If you suffer from arthritis, you know how the pain can interfere with your daily activities. But do you know what triggers the pain?
You need to reduce the pain -- not induce it -- which is why the first step in managing arthritic pain, whether it's acute or chronic, lies in recognizing the triggers and taking the right measures to nip the problem in the bud. Here are some tips on avoiding common triggers:
- Overdoing it is asking for it. You wake up to a pile of laundry, head out to a pile of work and return home to more undone housework. As you paddle your way against the tide of neverending drudgery, you start to feel pain. "No pain, no gain," you chant as you trudge on ... for you have only three of the long list of 10 chores left!
Stop right there. Don't push yourself. Not pacing yourself throughout the day can cause unnecessary pain in your joints. So listen to your body when it's telling you "time-out".
Balance is the key. In the middle of the work day, do you stop and take a breather? While doing the household chores, do you know how to reserve a moment for yourself to simply R&R (rest and relax)? Sometimes, it takes more courage and is wiser to retreat from a battle than to fight to the end.
A tired, worn-out body is a hospitable home for pain. So give yourself a break every so often to break the cruel cycle of "tiredness to pain to more weariness to even greater pain!"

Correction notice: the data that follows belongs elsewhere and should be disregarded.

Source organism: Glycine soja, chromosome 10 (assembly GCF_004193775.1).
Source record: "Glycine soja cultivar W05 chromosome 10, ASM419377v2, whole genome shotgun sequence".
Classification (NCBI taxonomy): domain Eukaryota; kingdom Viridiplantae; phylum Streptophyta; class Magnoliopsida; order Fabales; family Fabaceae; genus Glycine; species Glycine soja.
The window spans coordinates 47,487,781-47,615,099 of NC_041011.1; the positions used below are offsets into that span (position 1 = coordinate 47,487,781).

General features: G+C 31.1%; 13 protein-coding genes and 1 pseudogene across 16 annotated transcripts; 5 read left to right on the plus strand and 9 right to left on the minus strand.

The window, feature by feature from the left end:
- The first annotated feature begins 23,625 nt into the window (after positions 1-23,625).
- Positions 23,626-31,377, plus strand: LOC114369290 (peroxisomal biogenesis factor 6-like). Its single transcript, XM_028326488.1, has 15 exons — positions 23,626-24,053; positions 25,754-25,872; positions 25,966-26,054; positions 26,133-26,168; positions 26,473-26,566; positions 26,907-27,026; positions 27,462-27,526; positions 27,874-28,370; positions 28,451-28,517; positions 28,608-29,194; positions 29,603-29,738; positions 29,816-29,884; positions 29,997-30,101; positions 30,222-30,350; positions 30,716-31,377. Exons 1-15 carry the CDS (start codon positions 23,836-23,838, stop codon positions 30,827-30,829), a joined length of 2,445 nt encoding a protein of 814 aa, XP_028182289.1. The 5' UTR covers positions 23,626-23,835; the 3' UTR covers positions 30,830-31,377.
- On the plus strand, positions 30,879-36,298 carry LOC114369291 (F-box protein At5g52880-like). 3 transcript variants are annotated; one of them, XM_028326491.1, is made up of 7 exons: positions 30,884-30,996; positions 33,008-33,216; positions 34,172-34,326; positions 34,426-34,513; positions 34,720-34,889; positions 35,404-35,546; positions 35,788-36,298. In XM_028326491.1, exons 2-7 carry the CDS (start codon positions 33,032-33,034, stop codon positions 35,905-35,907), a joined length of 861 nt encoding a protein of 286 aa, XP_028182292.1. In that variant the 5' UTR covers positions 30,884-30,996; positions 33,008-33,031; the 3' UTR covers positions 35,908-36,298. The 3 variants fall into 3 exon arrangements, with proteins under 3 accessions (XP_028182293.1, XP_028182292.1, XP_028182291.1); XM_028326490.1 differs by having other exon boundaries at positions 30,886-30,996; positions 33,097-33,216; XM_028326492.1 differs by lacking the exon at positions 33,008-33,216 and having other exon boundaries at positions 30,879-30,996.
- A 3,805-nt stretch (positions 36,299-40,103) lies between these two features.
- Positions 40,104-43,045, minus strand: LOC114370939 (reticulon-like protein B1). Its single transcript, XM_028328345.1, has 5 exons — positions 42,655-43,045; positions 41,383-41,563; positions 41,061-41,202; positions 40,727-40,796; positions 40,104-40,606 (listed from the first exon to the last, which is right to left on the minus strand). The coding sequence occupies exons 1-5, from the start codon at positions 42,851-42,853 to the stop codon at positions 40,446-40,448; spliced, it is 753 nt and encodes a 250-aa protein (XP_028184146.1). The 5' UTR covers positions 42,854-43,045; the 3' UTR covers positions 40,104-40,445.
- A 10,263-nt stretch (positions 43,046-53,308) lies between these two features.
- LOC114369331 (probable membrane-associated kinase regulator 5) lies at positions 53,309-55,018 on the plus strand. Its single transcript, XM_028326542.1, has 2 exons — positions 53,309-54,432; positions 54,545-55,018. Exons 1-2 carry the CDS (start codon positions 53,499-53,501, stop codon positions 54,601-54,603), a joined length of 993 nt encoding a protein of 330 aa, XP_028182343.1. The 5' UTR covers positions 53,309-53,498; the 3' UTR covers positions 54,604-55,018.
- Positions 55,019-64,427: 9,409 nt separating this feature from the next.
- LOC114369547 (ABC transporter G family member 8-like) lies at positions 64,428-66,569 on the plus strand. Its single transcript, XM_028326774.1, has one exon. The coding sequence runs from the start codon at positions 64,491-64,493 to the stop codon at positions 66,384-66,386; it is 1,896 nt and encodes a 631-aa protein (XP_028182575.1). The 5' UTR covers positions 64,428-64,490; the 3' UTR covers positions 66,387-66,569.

Get moving. Staying sedentary is risky, and most agerelated stiffness is the result of inactivity. Stretch every once in a while as it keeps your muscles and ligaments strong and the joints supple.Some people think exercises will make arthritis worse. That is NOT true! Physical activity of the gentle, low-impact kind (e.g. swimming, walking, bicycling, etc.) actually helps ease and decrease chronic pain. You need to keep muscles toned, build strength and maintain joint flexibility or muscle atrophy will occur. Don't let it get to this point as more pain will result.Watch your weight. For every pound you put on, about four to five pounds are added to your knees when you walk. On the other hand, shave 10 pounds off the scales and your joints will be relieved of approximately 35 pounds of stress. If you're overweight, you put undue pressure on your joints and increase your chances of pain. It's therefore vital to watch your weight and take control of your diet.Support your joints. Try standing completely still for an hour with both soles flat on the ground. Hard, isn't it? When we change positions, we're not just making ourselves comfortable. We're shifting the weight from one joint to another to re-balance the load. Some other ways to protect our joints include using devices and wearing supports, using the strongest and largest joint possible when doing a specific task, avoiding sudden, jerky movements and excessive stress on the small joints of the hand, not lifting heavy things and adjusting your activity level to your pain level.Remember the power of the mind. Pessimism tends to feed pain. Not dealing with negative emotions will make you less likely to respond to medication, treatment or exercise. The crux of the matter is that battles are first won in the mind. Don't withdraw under a cloud of depression, and become an island unto yourself. Get to know other arthritic sufferers. Share your load. Half the battle is won when you realize you're not alone.Think cod liver oil. According to studies, the fatty acids found abundantly in the oil can switch off enzymes that break down cartilage (the smooth protective coating in our bodies that buffers the impact of bones grinding against each other whenever we move).Cod liver oil has been consumed for generations to alleviate joint stiffness and pain even before scientific studies were made. If you want healthy, limber joints, it wouldn't hurt to give the time-tested oil a try.Now that you know what will prevent arthritis pain, you can take steps to avoid bringing on the joint ache before it starts. Source: New Straits Times. Provided by ProQuest Information and Learning. Powered by Yellowbrix.